Massive Changes Are Being Made To Driving Tests
Driving tests are hard enough as it is, but adding in big changes just shakes up the entire process.
Nerves strike early when you consider you might be asked about the ideal depth of tyre tread, or when you think about being asked to do an emergency stop.
Great Awful news, then, that a big change is being added.
Given the popularity and advancement of sat navs, learners will be expected to use one efficiently, the Mirror reports. Probably an instant fail for screaming at it when it tells you to make a U-turn on a one way street and tells you to go "straight on" down a cul-de-sac.
As if that wasn't enough of a panic inducer, other things will be added to the tests. Manoeuvres like three point turns, reversing around a corner and parallel parking will be replaced by things like reversing into a parking bay, something even some experienced drivers hate doing. Independent driving will also be longer, and there'll be less instructions given with regards to directions.
Transport minister Andrew Jones has said that these changes will help make our roads safer in the long run.
"We have some of the safest roads in the world but we are always looking to make them safer," he said. "These changes announced today will help reduce the number of people killed or injured on our roads and equip new drivers with the skills they need to use our roads safely.
"Ensuring the driving test is relevant in the 21st century, for example the introduction of sat navs, will go a long way towards doing this."
The last time such a big difference was made in driving tests was back in 1996, when theory tests were introduced. Ask your parents, they'll likely say something along the lines of "If I were to take a driving test today, I don't think I'd pass."
The changes will be put into motion on December 4, the Mirror reports. So, if you're learning, and can't be arsed with all this commotion, get it booked now.
One things for sure, whether you do it before then or not, you won't be getting very far if you go about it like Craig Barraza.
The poor guy suffered massively from pre-test jitters, with his mind going completely blank when the clock ticked to test time.
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Credit: Deadline News
The 33-year-old Scotsman drove on through the nerves, however, and lasted a full five seconds before he'd failed his test.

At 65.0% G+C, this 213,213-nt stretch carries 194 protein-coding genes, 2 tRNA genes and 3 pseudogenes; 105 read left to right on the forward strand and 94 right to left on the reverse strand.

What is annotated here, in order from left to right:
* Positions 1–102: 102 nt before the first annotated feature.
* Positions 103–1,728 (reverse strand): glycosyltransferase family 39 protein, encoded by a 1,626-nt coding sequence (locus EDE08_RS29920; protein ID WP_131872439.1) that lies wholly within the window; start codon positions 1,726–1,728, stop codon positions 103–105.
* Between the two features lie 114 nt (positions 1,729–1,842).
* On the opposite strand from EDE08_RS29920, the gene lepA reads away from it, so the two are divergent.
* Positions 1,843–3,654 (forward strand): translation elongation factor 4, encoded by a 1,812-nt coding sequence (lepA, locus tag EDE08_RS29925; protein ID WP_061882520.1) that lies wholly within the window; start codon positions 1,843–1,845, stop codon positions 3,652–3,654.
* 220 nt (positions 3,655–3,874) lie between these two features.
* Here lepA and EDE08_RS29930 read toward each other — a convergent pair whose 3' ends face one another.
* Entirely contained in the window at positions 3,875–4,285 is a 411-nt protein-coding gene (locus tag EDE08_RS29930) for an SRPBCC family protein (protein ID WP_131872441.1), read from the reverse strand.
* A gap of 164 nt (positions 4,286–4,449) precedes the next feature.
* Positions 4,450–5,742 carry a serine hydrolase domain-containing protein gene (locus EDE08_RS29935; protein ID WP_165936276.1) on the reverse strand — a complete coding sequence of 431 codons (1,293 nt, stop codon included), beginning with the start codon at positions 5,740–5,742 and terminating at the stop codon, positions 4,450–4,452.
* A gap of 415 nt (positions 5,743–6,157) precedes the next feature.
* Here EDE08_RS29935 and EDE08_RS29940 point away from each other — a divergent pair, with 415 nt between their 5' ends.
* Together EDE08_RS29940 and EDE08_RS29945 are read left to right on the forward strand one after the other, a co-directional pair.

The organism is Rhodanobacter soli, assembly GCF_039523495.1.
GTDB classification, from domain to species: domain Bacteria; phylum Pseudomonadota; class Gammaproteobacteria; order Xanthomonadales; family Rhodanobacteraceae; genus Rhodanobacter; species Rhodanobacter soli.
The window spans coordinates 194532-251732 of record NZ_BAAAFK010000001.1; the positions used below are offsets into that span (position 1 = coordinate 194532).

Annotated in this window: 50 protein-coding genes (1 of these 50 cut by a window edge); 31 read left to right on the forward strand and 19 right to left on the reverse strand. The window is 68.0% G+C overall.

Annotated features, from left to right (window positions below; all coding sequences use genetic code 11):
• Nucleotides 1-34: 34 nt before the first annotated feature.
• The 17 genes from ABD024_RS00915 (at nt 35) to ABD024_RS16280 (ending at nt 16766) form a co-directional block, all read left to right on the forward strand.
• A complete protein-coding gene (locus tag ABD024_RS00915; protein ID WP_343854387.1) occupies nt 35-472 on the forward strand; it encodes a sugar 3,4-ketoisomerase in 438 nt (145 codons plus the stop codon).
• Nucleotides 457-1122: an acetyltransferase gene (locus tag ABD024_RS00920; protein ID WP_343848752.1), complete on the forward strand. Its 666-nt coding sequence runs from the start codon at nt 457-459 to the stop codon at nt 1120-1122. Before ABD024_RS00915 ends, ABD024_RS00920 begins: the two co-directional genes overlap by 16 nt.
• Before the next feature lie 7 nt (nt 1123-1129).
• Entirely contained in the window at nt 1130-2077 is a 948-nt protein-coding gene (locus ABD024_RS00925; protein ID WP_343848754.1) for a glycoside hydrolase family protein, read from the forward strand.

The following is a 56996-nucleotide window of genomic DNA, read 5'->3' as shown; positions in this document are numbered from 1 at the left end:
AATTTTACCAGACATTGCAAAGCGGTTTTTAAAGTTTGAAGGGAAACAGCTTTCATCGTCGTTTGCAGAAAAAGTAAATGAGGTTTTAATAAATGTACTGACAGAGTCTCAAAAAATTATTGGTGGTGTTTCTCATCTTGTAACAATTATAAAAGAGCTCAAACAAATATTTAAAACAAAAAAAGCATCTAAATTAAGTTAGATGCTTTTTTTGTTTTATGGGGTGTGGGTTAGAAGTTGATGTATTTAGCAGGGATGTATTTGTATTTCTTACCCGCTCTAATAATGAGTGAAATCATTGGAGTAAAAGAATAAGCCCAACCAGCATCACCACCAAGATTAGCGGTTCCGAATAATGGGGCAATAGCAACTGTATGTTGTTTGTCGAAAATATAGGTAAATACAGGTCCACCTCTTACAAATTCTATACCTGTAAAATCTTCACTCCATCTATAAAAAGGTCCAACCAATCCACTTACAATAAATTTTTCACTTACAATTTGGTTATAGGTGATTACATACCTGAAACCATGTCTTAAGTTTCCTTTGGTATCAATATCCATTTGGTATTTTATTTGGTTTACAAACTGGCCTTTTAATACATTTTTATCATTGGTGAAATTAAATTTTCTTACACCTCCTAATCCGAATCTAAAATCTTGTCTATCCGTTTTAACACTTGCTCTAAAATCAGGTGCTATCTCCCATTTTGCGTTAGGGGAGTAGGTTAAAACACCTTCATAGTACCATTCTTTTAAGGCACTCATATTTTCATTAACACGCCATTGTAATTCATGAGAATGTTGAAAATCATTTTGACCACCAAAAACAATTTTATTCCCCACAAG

Taking a 50/50 chance, he left his test centre and immediately went into the right hand lane after forgetting which side of the road to drive on.
"You do realise you're on the wrong side of the road?" said the examiner. Poor Craig was forced to finish the remainder of the test even though he'd already failed. And to add more oil into his carburettor, he'd have passed based on the last 40 minutes of driving.
"I was only just leaving the centre to get out. We were literally just five seconds into it," he said. "I was approaching the junction to exit it and I had an absolute mind blank, questioning in my head: 'What side of the road do we drive on'?
"I had a 50/50 chance, and I chose to exit it in the right lane. Instant fail. Had I not been so stupid I'd have breezed through."
Credit: Deadline News
His examiner and instructor claimed they'd never seen anything like it. Family and friends were quick to laugh at the poor lad, saying that old adage, 'the best drivers pass second time'.
After being put off getting behind the wheel at 17, having stalled at a roundabout, the 33-year-old decided to take up lessons again, spending around £1,000.
"My examiner with 20 years' experience, and my instructor with 30 years', both have never witnessed anything like it in their careers, they said," Craig added. "I hadn't even left the test centre car park.
"I've avoided driving because when I was 17 I stalled at a roundabout which just completely put me off.
"But I was more confident now. I think it's when you get older you get a bit wiser but that's rich coming from me after failing like that. I've lived in the UK my whole life so there's no excuse for not driving on the left."
Featured Image Credit: PA